New Solid Waste Recovery and Recycling Contract Improves Livelihood of Waste Pickers in Jordanian landfills

Jordan generates 2.2 million tons of solid municipal waste per year, growing annually by 5% of which only 7% is recycled or salvaged mainly by the informal sector. According to the National Solid Waste strategy, formalizing the informal waste recycling and materials recovery sector has become an economic opportunity to sustain landfill infrastructure, improve livelihood of many poor marginalized Jordanians and offer decent jobs for Syrian refugees and host communities.


“I’m not happy with my employer’s treatment, work environment and wage. I feel rejected at work and by my family and friends”

About 6000-7000 people (Jordanian and Syrians) are involved in informal recycling and material recovery value chain in Jordan risking viral infections and injuries and the social stigma that comes with the job. They work in the collection of recyclable materials from landfills or by crisscrossing the streets of major cities of the country (Amman, Zarqa, Irbid, Sahab) and informal material recovery and recycling workshops from smelters to recycling workshops.


Waste pickers agree to work under harsh conditions where safety and health are compromised, struggling to earn their daily bread on a quantity rendered basis instead of hourly or monthly. “It’s not a lot but I make enough to manage on,” says Nawras Sahasil, a 21-year-old Syrian refugee who supports his wife and two children with 250 dinars a month he earns from the landfill in Irbid.


“I’m not happy with my employer’s treatment, work environment and wage. I feel rejected at work and by my family and friends” says Samer, 15 years old Jordanian, who was forced to drop out from school. Samer goes to the landfill walking, works for long hours without a break and gives his income of 90-120 dinars to his father. As a result of his exposure to hazardous waste at the landfill since the age of 2, Samer has developed Syringoma (eye sweat glands) and suffers from issues in his vision.


The old contract with individual waste pickers doesn’t cover health risks and injury. It doesn’t protect the workers against employee violations and abuse not to mention the lack of legal and human payment regulations.


UNDP Jordan in partnership with Ministry of Municipal Affairs (MOMA) and the Canadian international development program, Global Affairs Canada, have successfully launched a new Waste Materials Recovery and Recycling standardized contract that ensures monitoring and evaluation of contractors and private sector investors working in material recovery and recycling at Jordanian landfills a service that was dominated by informal individual free-lance contractors and foremen who employ waste pickers without a license and provide zero occupational health and safety equipment.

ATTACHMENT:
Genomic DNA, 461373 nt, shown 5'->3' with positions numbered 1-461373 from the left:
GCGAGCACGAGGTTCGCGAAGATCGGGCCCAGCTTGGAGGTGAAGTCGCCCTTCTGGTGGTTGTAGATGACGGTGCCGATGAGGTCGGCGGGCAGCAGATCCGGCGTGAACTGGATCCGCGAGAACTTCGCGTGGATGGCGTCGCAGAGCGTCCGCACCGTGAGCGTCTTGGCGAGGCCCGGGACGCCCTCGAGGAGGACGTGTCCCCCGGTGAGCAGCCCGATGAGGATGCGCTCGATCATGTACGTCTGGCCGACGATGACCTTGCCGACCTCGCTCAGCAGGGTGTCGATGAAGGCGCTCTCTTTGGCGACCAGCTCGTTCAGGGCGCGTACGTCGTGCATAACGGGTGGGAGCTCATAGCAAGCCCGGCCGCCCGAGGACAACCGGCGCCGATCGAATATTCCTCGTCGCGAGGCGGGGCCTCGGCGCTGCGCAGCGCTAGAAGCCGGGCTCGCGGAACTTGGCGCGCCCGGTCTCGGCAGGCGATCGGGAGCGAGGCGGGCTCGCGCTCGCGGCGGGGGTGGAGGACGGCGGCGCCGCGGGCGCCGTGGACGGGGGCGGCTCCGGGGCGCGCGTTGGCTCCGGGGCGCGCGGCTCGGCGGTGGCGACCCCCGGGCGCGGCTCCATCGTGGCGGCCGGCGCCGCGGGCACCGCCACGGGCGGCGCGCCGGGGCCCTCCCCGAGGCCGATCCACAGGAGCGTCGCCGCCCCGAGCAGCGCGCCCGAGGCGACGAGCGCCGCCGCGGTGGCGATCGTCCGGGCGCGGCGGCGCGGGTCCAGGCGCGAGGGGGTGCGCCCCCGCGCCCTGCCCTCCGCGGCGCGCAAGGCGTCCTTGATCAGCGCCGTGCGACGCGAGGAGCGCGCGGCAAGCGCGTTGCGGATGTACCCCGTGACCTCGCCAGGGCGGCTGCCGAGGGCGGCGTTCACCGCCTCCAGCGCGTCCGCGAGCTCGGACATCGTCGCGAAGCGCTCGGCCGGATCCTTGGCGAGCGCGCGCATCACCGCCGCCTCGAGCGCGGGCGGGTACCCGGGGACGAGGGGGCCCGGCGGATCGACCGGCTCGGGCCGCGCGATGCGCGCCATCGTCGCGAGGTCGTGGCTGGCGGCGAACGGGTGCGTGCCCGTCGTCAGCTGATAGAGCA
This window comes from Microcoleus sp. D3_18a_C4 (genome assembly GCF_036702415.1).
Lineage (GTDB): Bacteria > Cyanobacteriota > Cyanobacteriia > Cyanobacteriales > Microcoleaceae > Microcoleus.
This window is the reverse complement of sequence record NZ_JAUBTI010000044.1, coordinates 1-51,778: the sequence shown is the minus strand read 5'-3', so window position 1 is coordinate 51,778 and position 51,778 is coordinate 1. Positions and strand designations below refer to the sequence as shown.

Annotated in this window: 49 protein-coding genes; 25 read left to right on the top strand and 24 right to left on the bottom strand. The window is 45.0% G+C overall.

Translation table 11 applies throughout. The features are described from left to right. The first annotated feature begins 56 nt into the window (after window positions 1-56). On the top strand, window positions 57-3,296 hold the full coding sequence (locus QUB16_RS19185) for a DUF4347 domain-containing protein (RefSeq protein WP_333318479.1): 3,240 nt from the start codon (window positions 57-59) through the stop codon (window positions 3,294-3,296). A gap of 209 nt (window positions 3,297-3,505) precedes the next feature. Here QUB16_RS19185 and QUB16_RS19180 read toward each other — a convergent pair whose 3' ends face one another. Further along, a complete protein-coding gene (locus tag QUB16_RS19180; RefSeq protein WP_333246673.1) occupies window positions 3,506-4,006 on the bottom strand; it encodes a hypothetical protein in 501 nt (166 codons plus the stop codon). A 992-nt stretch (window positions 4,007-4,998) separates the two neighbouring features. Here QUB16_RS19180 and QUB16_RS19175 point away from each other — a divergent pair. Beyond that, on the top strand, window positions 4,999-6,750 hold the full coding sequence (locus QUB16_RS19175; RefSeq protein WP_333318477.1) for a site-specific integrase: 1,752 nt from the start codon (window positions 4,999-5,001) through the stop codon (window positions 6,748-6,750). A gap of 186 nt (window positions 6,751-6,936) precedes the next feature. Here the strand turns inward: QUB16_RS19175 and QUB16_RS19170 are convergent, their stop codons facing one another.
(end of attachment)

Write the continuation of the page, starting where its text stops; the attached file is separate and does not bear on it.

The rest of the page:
The new standardized contract encourages informal free-lance contractors to legalize and improve working conditions of waste pickers at 18 landfills and disposal sites, including those in El-Akaider (Irbid), Husainiat, Madaba, Al Salt and Karak. It forces specialized private sector contractors to develop recycling and materials recover partnerships with the Joint Services Councils of MOMA, while encourages others to establish small and medium sized companies specialized in solid waste recycling with proper material recover facilities at the Jordanian landfills by allowing them to benefit from economies of scale and longer term concession contracts.


A special workshop was conducted by UNDP to launch the new contract in partnerships with the Ministry of Municipal Affairs, Ministry of Labor, International Labor Organization and Joint Services Councils nationally of which experts welcomed the new contract saying it allows for better monitoring and regulation of the sector by the Ministry of Labor and the Ministry of Social Affairs.


“This is a first step; however, we have a long way to formalize the sector”, said Eng. Hussein Muhaidat, Head of the Irbid Municipal Committee, “this is a new start for contracting out the services of waste separation and recovery contractors at the landfills. We need to take into consideration the waste pickers’ labor rights and improve their working conditions while encouraging the informal sector to formalize, grow and expand to retain them and encourage public-private partnerships and investment as part of the national waste management strategy”.


The new standardized contract is part of UNDP’s project “Improving Solid Waste Management and Income Creation in Host Communities - Rehabilitation of Al Ekaider Landfill” which is funded by the government of Canada, and in collaboration with the Ministry of Municipal Affairs.

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